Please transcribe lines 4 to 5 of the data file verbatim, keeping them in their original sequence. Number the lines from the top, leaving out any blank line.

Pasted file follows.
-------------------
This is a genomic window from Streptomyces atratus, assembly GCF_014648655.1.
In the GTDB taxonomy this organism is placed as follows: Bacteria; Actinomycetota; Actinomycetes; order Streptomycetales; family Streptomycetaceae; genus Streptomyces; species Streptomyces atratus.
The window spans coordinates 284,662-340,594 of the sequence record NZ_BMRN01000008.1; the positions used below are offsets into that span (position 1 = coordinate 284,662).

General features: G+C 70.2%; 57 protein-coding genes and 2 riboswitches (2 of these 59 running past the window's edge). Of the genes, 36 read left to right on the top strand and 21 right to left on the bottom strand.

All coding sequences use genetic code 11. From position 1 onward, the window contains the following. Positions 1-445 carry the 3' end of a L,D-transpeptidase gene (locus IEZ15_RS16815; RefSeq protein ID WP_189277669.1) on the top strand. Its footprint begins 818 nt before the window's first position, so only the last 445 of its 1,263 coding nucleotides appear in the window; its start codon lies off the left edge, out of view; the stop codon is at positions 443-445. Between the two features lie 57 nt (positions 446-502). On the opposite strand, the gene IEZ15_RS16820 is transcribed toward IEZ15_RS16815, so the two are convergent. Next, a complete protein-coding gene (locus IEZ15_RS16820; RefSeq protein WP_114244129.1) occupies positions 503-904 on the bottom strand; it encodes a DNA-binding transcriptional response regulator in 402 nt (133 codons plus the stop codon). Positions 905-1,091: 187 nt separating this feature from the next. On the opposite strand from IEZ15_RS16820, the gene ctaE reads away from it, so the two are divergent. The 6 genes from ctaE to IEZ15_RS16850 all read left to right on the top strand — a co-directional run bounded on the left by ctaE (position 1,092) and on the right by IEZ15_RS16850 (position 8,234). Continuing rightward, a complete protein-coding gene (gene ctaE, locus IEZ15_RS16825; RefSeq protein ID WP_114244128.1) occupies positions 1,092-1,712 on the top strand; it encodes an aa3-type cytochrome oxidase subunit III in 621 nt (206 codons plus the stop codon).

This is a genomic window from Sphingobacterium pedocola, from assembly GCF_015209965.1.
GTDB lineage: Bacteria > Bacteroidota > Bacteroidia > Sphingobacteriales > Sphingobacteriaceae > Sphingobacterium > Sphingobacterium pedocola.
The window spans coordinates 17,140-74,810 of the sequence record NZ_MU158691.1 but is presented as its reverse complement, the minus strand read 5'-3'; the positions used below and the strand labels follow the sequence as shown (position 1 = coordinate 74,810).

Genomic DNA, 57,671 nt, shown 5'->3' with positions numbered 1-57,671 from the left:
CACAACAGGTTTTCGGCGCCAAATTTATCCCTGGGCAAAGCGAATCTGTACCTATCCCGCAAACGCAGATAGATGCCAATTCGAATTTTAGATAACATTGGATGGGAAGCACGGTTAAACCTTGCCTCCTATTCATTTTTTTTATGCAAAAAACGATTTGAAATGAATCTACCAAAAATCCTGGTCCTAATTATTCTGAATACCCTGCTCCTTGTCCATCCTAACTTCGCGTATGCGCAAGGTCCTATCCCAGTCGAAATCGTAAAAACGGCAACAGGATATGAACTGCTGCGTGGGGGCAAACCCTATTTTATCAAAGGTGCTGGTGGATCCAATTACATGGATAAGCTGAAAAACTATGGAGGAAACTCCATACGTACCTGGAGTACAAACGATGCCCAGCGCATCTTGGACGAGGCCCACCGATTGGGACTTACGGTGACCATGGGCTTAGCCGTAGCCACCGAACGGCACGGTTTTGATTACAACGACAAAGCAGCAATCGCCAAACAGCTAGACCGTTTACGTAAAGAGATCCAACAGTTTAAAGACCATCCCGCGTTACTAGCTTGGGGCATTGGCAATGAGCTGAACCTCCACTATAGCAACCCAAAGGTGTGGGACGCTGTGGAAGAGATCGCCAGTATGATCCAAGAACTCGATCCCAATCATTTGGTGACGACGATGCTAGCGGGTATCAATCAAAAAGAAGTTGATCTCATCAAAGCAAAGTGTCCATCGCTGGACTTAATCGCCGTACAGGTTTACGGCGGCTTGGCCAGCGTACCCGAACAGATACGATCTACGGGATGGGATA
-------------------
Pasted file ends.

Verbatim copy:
General features: G+C 70.2%; 57 protein-coding genes and 2 riboswitches (2 of these 59 running past the window's edge). Of the genes, 36 read left to right on the top strand and 21 right to left on the bottom strand.

All coding sequences use genetic code 11. From position 1 onward, the window contains the following. Positions 1-445 carry the 3' end of a L,D-transpeptidase gene (locus IEZ15_RS16815; RefSeq protein ID WP_189277669.1) on the top strand. Its footprint begins 818 nt before the window's first position, so only the last 445 of its 1,263 coding nucleotides appear in the window; its start codon lies off the left edge, out of view; the stop codon is at positions 443-445. Between the two features lie 57 nt (positions 446-502). On the opposite strand, the gene IEZ15_RS16820 is transcribed toward IEZ15_RS16815, so the two are convergent. Next, a complete protein-coding gene (locus IEZ15_RS16820; RefSeq protein WP_114244129.1) occupies positions 503-904 on the bottom strand; it encodes a DNA-binding transcriptional response regulator in 402 nt (133 codons plus the stop codon). Positions 905-1,091: 187 nt separating this feature from the next. On the opposite strand from IEZ15_RS16820, the gene ctaE reads away from it, so the two are divergent. The 6 genes from ctaE to IEZ15_RS16850 all read left to right on the top strand — a co-directional run bounded on the left by ctaE (position 1,092) and on the right by IEZ15_RS16850 (position 8,234). Continuing rightward, a complete protein-coding gene (gene ctaE, locus IEZ15_RS16825; RefSeq protein ID WP_114244128.1) occupies positions 1,092-1,712 on the top strand; it encodes an aa3-type cytochrome oxidase subunit III in 621 nt (206 codons plus the stop codon).